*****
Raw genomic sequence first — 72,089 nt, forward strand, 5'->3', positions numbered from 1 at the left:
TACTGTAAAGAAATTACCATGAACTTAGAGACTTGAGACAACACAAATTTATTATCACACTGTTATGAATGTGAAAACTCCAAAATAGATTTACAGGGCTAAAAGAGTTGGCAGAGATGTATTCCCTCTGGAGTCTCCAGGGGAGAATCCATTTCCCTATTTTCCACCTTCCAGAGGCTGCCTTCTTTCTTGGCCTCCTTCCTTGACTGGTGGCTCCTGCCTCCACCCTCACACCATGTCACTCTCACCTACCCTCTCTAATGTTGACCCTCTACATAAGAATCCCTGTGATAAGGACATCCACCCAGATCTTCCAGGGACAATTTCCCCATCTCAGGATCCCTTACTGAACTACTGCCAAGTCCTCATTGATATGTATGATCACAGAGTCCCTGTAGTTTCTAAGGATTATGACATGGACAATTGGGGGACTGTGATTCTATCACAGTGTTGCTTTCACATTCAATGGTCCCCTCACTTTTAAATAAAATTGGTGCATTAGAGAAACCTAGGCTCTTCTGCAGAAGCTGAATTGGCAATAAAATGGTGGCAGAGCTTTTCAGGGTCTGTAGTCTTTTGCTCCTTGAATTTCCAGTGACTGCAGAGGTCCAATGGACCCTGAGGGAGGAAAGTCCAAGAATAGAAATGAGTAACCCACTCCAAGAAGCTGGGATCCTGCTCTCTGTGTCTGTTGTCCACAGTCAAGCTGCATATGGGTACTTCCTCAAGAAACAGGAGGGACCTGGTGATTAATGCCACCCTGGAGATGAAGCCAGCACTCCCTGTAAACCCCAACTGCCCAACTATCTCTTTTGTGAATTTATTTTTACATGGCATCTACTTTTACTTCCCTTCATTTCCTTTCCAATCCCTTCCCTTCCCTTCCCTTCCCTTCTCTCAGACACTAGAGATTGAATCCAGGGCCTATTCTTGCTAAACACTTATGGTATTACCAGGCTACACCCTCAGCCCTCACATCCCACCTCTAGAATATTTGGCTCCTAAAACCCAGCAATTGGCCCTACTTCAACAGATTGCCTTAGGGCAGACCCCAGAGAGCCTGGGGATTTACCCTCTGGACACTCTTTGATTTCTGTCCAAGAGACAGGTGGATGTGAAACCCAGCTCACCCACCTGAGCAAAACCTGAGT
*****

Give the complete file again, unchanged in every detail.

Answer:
Raw genomic sequence first — 72,089 nt, forward strand, 5'->3', positions numbered from 1 at the left:
TACTGTAAAGAAATTACCATGAACTTAGAGACTTGAGACAACACAAATTTATTATCACACTGTTATGAATGTGAAAACTCCAAAATAGATTTACAGGGCTAAAAGAGTTGGCAGAGATGTATTCCCTCTGGAGTCTCCAGGGGAGAATCCATTTCCCTATTTTCCACCTTCCAGAGGCTGCCTTCTTTCTTGGCCTCCTTCCTTGACTGGTGGCTCCTGCCTCCACCCTCACACCATGTCACTCTCACCTACCCTCTCTAATGTTGACCCTCTACATAAGAATCCCTGTGATAAGGACATCCACCCAGATCTTCCAGGGACAATTTCCCCATCTCAGGATCCCTTACTGAACTACTGCCAAGTCCTCATTGATATGTATGATCACAGAGTCCCTGTAGTTTCTAAGGATTATGACATGGACAATTGGGGGACTGTGATTCTATCACAGTGTTGCTTTCACATTCAATGGTCCCCTCACTTTTAAATAAAATTGGTGCATTAGAGAAACCTAGGCTCTTCTGCAGAAGCTGAATTGGCAATAAAATGGTGGCAGAGCTTTTCAGGGTCTGTAGTCTTTTGCTCCTTGAATTTCCAGTGACTGCAGAGGTCCAATGGACCCTGAGGGAGGAAAGTCCAAGAATAGAAATGAGTAACCCACTCCAAGAAGCTGGGATCCTGCTCTCTGTGTCTGTTGTCCACAGTCAAGCTGCATATGGGTACTTCCTCAAGAAACAGGAGGGACCTGGTGATTAATGCCACCCTGGAGATGAAGCCAGCACTCCCTGTAAACCCCAACTGCCCAACTATCTCTTTTGTGAATTTATTTTTACATGGCATCTACTTTTACTTCCCTTCATTTCCTTTCCAATCCCTTCCCTTCCCTTCCCTTCCCTTCTCTCAGACACTAGAGATTGAATCCAGGGCCTATTCTTGCTAAACACTTATGGTATTACCAGGCTACACCCTCAGCCCTCACATCCCACCTCTAGAATATTTGGCTCCTAAAACCCAGCAATTGGCCCTACTTCAACAGATTGCCTTAGGGCAGACCCCAGAGAGCCTGGGGATTTACCCTCTGGACACTCTTTGATTTCTGTCCAAGAGACAGGTGGATGTGAAACCCAGCTCACCCACCTGAGCAAAACCTGAGT